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Study of impact of schedule on CFB elite
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Frog in the Kitchen Sink Online
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Post: #11
RE: Study of impact of schedule on CFB elite
(01-11-2018 11:46 AM)micahandme Wrote:  As a PSU fan who suffered a difficult scheduling gauntlet this season (UM, at OSU, at MSU in consecutive weeks), I wanted to analyze the role of scheduling on top 10 programs (using the final AP polls, post bowls) the past five years (the last BCS year, first 4 CFP years). Here's what I found.

Top 10 teams lost 41 of 242 true road games (16.94%), 5 of 18 regular season neutral site games (27.8%), and 23 of 339 home games (6.78%).

By conference...
ACC—10% loss rate on road, 9.3% loss rate at home
Pac-12—17.2 loss rate on road, 15% loss rate at home
Big 12—17.1% loss rate on road, 4.1% loss rate at home
Big Ten—19.1% loss rate on road, 5.5% loss rate at home
SEC—22.6% loss rate on road, 4.8% loss rate at home

Conclusions on losing percentages…
--Top 10 teams lose approximately one road game per year (17.69%)…and one home game every other year (6.78%).
--Teams from the Big Ten, SEC, and Big 12—conferences with traditionally larger and more rabid fan bases—tend to lose more on the road and less at home than those from the Pac-12 and ACC.
--Therefore, favorable scheduling is a key factor in being a top 10 team from SEC, Big Ten, and Big 12 conferences. Scheduling plays a negligible role in the Pac-12 and ACC.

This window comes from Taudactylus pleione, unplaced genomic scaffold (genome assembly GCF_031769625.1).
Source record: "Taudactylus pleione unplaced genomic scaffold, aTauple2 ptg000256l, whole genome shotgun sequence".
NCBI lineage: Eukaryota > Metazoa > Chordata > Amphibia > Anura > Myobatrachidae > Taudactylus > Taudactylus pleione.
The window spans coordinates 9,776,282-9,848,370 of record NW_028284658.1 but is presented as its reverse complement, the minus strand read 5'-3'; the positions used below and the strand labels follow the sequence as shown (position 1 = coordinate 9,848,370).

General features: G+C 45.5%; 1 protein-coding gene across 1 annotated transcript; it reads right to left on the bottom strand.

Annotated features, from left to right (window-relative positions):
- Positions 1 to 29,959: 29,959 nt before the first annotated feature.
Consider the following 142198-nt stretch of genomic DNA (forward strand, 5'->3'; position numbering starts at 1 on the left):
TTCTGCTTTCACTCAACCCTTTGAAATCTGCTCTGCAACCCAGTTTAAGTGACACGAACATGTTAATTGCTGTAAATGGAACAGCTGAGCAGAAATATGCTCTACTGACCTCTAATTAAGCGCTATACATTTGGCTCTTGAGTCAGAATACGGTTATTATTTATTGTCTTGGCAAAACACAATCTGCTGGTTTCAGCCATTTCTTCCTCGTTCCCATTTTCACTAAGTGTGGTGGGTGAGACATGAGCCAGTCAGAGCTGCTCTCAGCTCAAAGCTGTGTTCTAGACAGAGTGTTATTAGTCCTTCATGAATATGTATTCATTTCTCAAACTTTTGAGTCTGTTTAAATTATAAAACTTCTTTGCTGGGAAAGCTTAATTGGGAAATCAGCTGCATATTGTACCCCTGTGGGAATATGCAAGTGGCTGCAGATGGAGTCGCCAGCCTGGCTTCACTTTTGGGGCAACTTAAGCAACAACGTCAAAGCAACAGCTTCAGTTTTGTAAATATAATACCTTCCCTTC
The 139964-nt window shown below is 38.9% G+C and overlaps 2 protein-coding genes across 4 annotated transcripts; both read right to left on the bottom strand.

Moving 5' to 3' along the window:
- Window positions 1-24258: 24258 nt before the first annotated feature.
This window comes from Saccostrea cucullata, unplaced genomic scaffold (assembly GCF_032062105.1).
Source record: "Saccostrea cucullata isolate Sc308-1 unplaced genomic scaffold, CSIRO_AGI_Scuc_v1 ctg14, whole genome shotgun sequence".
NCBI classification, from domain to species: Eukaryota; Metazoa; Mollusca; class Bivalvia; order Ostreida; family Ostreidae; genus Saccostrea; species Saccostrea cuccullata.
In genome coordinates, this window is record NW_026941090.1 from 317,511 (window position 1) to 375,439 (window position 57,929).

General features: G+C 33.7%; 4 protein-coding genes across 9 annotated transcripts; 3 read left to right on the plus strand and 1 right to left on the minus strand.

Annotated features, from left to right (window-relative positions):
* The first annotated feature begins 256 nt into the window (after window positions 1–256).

--Losing percentage in neutral site regular season games (27.8%) is higher than true road games (16.9%), largely because of the closer equality of opponents in these games.

Obviously, I've only addressed one aspect of elite teams, but I feel like I found strong confirmation of my theory that scheduling does matter (although I didn't expect there to be a discrepancy between the five conferences). The CFP committee should consider this factor more highly as they look at "strength of schedule" going forward.

It's interesting, but I wouldn't over-interpret it, either, especially the conference data. There are usually only 1-3 teams in the top 10, so you probably are only looking at 10 teams or so per conference (more for the SEC) over that time.
01-11-2018 01:16 PM
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Post: #12
RE: Study of impact of schedule on CFB elite
(01-11-2018 12:48 PM)johnbragg Wrote:  
(01-11-2018 12:27 PM)stever20 Wrote:  
(01-11-2018 12:12 PM)johnbragg Wrote:  
(01-11-2018 12:03 PM)stever20 Wrote:  so wait. Top 10 teams lost a higher percentage of neutral site games over true road games...... but I thought true road games were supposed to be so amazing????? Yeah, I din't think so.

True road games tend to be heavy on @ Maryland, @ Purdue, @ Kentucky. Neutral site games tend to be vs Clemson, vs Texas A&M, vs Notre Dame. So not that surprising.

but folks want to make it out like any road game is tougher than any neutral site game. and that's a load of crap.

That's mainly people complaining about some Southern teams who never play outside the South (including Texas) unless it's a Rose Bowl or Fiesta Bowl.

Which is a fairly stupid argument--if Florida and Alabama and Texas can get top 10 opponents in neutral site games in Atlanta and Tampa and JerryWorld, why *should* they go play @ Michigan or @ Oregon?